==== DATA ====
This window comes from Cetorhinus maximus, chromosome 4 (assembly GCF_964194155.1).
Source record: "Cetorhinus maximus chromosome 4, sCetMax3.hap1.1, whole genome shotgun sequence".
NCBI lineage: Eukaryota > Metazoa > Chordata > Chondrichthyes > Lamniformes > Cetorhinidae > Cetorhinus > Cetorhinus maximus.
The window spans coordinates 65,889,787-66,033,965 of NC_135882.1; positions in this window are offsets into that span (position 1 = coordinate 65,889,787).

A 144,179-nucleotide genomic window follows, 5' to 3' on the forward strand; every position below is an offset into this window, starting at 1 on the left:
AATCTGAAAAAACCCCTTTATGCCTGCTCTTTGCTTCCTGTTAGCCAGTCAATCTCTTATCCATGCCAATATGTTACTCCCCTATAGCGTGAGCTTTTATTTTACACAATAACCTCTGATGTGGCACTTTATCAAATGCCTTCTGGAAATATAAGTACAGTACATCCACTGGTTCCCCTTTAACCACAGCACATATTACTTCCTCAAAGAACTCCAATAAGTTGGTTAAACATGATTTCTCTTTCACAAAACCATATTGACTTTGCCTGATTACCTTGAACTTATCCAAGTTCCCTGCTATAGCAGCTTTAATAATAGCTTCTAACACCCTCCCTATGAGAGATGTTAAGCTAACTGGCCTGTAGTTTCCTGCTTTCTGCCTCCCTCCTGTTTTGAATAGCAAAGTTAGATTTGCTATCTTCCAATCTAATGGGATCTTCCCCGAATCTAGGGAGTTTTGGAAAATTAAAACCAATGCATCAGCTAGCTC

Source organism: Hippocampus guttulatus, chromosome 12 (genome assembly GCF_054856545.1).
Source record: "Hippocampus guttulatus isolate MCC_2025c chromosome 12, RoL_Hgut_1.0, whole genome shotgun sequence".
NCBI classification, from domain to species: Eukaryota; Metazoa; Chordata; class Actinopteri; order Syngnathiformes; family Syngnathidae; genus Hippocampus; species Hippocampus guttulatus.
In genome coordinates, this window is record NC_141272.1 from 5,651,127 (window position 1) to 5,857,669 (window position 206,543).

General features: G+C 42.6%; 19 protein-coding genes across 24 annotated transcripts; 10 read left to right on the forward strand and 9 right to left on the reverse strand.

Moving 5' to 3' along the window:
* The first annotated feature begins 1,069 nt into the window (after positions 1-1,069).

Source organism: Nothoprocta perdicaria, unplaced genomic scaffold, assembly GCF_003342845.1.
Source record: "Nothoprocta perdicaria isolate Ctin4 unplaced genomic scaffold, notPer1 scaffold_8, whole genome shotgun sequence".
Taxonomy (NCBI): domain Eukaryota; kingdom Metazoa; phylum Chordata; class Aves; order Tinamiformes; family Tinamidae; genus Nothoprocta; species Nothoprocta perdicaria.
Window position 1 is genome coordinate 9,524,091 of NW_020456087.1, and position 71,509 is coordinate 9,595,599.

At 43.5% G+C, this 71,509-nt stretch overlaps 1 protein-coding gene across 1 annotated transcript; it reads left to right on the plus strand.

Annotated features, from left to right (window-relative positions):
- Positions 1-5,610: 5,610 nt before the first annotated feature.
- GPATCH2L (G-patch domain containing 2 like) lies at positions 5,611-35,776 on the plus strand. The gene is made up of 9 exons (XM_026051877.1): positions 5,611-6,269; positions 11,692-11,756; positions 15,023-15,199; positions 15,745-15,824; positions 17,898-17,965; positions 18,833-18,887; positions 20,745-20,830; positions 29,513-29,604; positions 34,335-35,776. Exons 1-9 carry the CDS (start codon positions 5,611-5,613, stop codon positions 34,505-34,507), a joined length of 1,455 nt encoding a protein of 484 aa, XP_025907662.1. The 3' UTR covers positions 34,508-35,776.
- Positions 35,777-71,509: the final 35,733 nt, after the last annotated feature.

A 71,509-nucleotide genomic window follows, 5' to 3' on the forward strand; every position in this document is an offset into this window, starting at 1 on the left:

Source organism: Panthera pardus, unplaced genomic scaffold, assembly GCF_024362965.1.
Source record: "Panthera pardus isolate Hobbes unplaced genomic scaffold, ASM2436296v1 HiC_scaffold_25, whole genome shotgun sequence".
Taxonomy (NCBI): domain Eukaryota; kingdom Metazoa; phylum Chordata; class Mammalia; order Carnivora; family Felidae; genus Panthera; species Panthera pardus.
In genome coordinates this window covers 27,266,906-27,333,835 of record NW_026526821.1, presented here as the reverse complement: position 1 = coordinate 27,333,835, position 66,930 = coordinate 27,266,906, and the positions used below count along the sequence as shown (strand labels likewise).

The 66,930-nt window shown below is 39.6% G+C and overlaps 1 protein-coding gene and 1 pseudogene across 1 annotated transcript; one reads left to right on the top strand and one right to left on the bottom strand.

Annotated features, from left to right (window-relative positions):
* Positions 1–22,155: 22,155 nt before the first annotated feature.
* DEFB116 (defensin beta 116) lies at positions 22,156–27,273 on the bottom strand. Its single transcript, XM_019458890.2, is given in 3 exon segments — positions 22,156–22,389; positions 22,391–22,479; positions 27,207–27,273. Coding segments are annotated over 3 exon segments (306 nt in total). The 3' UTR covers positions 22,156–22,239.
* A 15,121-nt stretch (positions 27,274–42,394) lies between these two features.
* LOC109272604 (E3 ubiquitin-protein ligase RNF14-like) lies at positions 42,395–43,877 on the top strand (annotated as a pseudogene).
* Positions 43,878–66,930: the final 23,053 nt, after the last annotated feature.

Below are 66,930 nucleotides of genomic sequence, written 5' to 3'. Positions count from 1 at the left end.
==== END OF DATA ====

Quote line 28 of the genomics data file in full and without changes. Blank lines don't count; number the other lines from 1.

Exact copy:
The 66,930-nt window shown below is 39.6% G+C and overlaps 1 protein-coding gene and 1 pseudogene across 1 annotated transcript; one reads left to right on the top strand and one right to left on the bottom strand.